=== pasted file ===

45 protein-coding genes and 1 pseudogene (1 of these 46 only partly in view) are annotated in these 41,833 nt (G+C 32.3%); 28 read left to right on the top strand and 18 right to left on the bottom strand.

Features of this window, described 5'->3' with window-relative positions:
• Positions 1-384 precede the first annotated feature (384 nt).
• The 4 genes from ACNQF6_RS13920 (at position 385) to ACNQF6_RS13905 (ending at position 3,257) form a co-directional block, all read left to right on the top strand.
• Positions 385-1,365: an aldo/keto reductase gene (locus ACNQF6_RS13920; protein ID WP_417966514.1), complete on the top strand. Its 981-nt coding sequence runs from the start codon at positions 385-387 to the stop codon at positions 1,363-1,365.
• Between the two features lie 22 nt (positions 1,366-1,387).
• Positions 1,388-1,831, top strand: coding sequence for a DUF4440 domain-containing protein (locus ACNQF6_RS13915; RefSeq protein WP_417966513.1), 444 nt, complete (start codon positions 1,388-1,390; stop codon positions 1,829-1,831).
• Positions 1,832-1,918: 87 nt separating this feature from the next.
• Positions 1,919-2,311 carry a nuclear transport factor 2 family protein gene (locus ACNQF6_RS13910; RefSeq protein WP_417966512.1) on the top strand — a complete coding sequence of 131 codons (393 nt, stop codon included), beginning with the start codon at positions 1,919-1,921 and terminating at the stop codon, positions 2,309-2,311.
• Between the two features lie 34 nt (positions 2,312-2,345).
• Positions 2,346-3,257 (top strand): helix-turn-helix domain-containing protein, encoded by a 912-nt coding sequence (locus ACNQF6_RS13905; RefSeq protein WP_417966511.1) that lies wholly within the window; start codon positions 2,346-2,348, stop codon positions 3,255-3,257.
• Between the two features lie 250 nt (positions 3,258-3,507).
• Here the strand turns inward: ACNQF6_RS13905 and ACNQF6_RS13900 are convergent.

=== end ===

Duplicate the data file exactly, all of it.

45 protein-coding genes and 1 pseudogene (1 of these 46 only partly in view) are annotated in these 41,833 nt (G+C 32.3%); 28 read left to right on the top strand and 18 right to left on the bottom strand.

Features of this window, described 5'->3' with window-relative positions:
• Positions 1-384 precede the first annotated feature (384 nt).
• The 4 genes from ACNQF6_RS13920 (at position 385) to ACNQF6_RS13905 (ending at position 3,257) form a co-directional block, all read left to right on the top strand.
• Positions 385-1,365: an aldo/keto reductase gene (locus ACNQF6_RS13920; protein ID WP_417966514.1), complete on the top strand. Its 981-nt coding sequence runs from the start codon at positions 385-387 to the stop codon at positions 1,363-1,365.
• Between the two features lie 22 nt (positions 1,366-1,387).
• Positions 1,388-1,831, top strand: coding sequence for a DUF4440 domain-containing protein (locus ACNQF6_RS13915; RefSeq protein WP_417966513.1), 444 nt, complete (start codon positions 1,388-1,390; stop codon positions 1,829-1,831).
• Positions 1,832-1,918: 87 nt separating this feature from the next.
• Positions 1,919-2,311 carry a nuclear transport factor 2 family protein gene (locus ACNQF6_RS13910; RefSeq protein WP_417966512.1) on the top strand — a complete coding sequence of 131 codons (393 nt, stop codon included), beginning with the start codon at positions 1,919-1,921 and terminating at the stop codon, positions 2,309-2,311.
• Between the two features lie 34 nt (positions 2,312-2,345).
• Positions 2,346-3,257 (top strand): helix-turn-helix domain-containing protein, encoded by a 912-nt coding sequence (locus ACNQF6_RS13905; RefSeq protein WP_417966511.1) that lies wholly within the window; start codon positions 2,346-2,348, stop codon positions 3,255-3,257.
• Between the two features lie 250 nt (positions 3,258-3,507).
• Here the strand turns inward: ACNQF6_RS13905 and ACNQF6_RS13900 are convergent.